A. Benjamin Spencer is dean of the William & Mary Law School, in Virginia.
By now it is clear that artificial intelligence is dramatically transforming our world, particularly the world of work and how professionals can augment their productivity. Because the pace of change in this area is so rapid, professional education leaders must adapt to prepare our learners for this brave new world.
For a generation that has grown up in an environment in which technology is ubiquitous, it is fitting that their professional lives will be heavily influenced — if not dominated — by AI-supported applications.
One concern, which also accompanied the advent of widespread access to online search tools and databases, is this: Will users become overly-dependent on these tools, substituting thorough research with easily obtained but ultimately incomplete results? With AI, the concern is that it can be used to replace original analysis, becoming a shortcut around thinking for oneself and developing the analytical muscles that mature into wisdom and deep insight.
Another concern is the effect of AI on professional learning and credentialing itself. If AI can generate convincing answers to assessments typically given in professional education programs or on licensure exams, our settled way of knowing whether students have achieved proficiency or mastery of a subject gets called into question.
Last, there is the fear of displacement that naturally arises when an ascendant technology demonstrates that it can do many jobs better than humans. In law, the 2000s ushered in a new era, as software that could parse documents related to litigation quickly surpassed human-eye review as the gold standard.
Suddenly, legions of young lawyers no longer needed to spend weeks reviewing millions of pages of documents that a computer program could review in minutes. What roles will contemporary AI technology render obsolete? Are professional education programs preparing students for jobs that will not exist in five or 10 years?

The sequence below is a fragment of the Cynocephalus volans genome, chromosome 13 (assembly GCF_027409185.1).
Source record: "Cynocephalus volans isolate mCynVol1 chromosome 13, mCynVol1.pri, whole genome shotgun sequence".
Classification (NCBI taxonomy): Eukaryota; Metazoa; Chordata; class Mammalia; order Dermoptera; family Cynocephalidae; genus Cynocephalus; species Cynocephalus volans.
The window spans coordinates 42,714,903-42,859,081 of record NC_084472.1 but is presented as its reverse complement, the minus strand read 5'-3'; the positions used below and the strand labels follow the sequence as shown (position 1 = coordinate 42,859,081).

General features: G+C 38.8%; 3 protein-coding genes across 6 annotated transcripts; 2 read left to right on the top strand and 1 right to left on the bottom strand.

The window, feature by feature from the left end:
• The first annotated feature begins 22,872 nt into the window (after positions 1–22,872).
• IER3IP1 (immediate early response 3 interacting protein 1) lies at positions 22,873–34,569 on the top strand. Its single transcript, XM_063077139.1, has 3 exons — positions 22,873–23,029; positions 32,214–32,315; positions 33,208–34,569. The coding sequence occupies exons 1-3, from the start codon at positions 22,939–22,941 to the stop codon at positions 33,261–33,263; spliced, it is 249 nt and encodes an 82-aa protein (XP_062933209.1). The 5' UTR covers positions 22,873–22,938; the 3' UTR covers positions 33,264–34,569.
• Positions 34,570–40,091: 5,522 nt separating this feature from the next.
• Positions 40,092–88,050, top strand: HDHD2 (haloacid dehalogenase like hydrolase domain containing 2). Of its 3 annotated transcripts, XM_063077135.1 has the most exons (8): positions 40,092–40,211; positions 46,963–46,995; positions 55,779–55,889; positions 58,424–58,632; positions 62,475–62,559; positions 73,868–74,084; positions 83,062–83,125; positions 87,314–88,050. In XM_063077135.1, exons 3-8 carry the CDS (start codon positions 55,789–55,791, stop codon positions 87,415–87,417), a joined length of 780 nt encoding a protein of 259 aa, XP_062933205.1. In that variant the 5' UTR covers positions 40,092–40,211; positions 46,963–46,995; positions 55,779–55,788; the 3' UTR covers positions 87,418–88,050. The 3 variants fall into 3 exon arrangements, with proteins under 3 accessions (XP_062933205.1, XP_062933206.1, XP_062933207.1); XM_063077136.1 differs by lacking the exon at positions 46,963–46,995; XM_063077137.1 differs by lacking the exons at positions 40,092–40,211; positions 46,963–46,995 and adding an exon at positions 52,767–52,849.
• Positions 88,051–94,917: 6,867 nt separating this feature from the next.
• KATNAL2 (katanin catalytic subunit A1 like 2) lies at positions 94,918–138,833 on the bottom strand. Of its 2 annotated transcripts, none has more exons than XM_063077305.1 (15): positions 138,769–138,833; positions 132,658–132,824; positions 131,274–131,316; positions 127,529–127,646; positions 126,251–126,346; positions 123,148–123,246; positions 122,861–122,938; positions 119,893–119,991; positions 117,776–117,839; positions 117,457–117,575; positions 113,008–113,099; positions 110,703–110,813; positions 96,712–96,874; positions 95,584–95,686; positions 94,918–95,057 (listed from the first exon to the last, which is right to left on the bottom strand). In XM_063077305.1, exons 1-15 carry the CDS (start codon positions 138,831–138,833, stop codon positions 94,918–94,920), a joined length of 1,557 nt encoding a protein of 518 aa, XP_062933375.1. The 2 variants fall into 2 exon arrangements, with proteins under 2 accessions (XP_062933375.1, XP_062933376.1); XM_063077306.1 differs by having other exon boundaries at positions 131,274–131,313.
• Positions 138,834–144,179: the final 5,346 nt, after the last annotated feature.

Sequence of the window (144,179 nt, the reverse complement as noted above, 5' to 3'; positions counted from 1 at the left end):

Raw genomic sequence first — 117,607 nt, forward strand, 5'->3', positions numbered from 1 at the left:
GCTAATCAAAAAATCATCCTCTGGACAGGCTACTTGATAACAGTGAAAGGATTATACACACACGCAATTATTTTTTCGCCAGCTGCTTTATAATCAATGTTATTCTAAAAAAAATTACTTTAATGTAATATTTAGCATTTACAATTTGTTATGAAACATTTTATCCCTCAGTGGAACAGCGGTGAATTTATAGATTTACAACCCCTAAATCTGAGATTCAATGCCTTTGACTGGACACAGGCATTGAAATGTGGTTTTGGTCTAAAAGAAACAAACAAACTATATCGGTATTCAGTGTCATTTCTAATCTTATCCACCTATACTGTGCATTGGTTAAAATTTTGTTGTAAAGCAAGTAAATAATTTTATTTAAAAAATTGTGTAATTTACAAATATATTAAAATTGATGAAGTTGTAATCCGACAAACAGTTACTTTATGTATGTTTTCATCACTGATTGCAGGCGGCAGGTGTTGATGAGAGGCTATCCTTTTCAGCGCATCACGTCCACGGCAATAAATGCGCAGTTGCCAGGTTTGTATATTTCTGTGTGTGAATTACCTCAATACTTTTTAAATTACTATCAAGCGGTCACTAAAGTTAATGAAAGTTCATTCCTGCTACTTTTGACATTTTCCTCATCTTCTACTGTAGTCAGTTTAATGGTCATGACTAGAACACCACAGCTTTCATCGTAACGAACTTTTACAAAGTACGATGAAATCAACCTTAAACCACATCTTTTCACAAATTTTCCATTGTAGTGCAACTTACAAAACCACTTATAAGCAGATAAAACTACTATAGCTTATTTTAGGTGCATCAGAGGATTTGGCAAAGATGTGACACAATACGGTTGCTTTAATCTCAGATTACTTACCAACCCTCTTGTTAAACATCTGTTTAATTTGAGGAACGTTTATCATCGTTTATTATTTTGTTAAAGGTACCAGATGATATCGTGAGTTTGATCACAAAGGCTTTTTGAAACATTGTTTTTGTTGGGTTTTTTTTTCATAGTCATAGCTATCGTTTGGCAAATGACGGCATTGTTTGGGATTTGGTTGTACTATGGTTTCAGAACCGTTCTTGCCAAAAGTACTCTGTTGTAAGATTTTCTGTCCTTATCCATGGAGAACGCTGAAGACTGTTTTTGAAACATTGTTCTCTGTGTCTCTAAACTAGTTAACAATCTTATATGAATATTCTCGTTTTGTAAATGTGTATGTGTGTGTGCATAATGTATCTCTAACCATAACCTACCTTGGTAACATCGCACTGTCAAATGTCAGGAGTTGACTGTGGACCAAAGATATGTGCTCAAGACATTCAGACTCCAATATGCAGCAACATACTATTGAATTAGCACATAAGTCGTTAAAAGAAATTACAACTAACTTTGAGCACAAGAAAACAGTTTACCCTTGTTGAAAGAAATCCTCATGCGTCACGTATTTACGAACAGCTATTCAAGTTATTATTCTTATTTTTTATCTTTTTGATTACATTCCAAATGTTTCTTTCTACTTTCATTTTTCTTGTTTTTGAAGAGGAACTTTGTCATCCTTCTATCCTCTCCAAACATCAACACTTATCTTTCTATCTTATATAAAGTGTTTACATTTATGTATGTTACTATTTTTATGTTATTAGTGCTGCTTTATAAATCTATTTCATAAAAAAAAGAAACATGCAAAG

In the context of such uncertainty, professional education leaders must consider at least three measures that will ensure the continuing relevance and efficacy of their programs and provide the training our students need to thrive in this coming age.
First, they need to understand that the technological side of AI can no longer be simply left to the information technology experts. Regardless of the professional domain, understanding what AI is, how it works, how the underlying code and algorithms are designed, and what assumptions lie behind the computer code are important components to being able to use and consume the products of AI tools appropriately.
Professional schools thus need to adapt their curricula to incorporate AI-related topics and skills, such as data analysis, machine learning, and natural language processing. This means investing in faculty and staff who have the technical expertise and knowledge necessary to teach AI-related topics, and collaborating with industry partners to identify emerging trends and develop new approaches to teaching and learning.
Second, professional education cannot be focused exclusively on the transmission of specialized knowledge. Assessments must determine more than a student's ability to recall and apply that information.
Of course, that has been true for some time. But now more than ever, professional education must foster critical thinking, creativity and adaptability.
The skills traditionally associated with a liberal arts education remain vital to preparing people to be valued contributors and lifelong learners. As AI continues to automate routine tasks, it is likely that demand for certain types of services will decline. Professional schools must prepare students for a changing job market and provide them with the skills and knowledge necessary to succeed in a variety of contexts.
Rather than shying away from the use of AI, we need to educate our students on how to use and harness the power of AI to deliver value for those they will serve in their professions. Like all productivity tools that preceded it, AI at its best will enable professionals to augment their capabilities, delivering superior results in less time, freeing up time either to serve more clients or to devote more effort toward higher-level work.
Finally, professional education needs to ensure that students receive an education that emphasizes ethics and professional standards. The use of AI to serve clients raises a host of ethical issues in fields where the expectation has been that humans deliver insights and solutions, and that there is a highly skilled professional who can stand behind the integrity of that work.
Our students must have a clear view of their proper role in curating AI-assisted work product to ensure that it continues to reflect the standards expected of their profession.
Ultimately, the impact of AI on professional education is both complex and multifaceted. While it presents challenges and issues, it also presents opportunities for innovation and growth. By embracing a proactive approach to incorporating AI into professional education and working to address the ethical and professional considerations raised by the use of AI, education leaders can position students for success in an AI-dominated world.